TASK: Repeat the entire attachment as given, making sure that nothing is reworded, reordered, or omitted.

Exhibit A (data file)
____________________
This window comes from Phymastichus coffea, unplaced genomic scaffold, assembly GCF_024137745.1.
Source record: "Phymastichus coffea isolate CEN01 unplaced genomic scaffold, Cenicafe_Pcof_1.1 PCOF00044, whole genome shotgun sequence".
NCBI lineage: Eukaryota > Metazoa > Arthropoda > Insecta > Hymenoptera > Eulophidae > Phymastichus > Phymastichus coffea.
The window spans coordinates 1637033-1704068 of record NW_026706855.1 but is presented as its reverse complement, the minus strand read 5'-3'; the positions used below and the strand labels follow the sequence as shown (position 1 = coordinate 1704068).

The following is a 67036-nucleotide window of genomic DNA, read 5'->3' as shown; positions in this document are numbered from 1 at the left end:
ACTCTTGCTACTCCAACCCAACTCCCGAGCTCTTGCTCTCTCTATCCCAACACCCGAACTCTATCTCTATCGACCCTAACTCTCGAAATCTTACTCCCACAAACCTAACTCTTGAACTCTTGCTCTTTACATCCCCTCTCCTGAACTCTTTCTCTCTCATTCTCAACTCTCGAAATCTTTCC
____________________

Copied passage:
This window comes from Phymastichus coffea, unplaced genomic scaffold, assembly GCF_024137745.1.
Source record: "Phymastichus coffea isolate CEN01 unplaced genomic scaffold, Cenicafe_Pcof_1.1 PCOF00044, whole genome shotgun sequence".
NCBI lineage: Eukaryota > Metazoa > Arthropoda > Insecta > Hymenoptera > Eulophidae > Phymastichus > Phymastichus coffea.
The window spans coordinates 1637033-1704068 of record NW_026706855.1 but is presented as its reverse complement, the minus strand read 5'-3'; the positions used below and the strand labels follow the sequence as shown (position 1 = coordinate 1704068).

The following is a 67036-nucleotide window of genomic DNA, read 5'->3' as shown; positions in this document are numbered from 1 at the left end:
ACTCTTGCTACTCCAACCCAACTCCCGAGCTCTTGCTCTCTCTATCCCAACACCCGAACTCTATCTCTATCGACCCTAACTCTCGAAATCTTACTCCCACAAACCTAACTCTTGAACTCTTGCTCTTTACATCCCCTCTCCTGAACTCTTTCTCTCTCATTCTCAACTCTCGAAATCTTTCC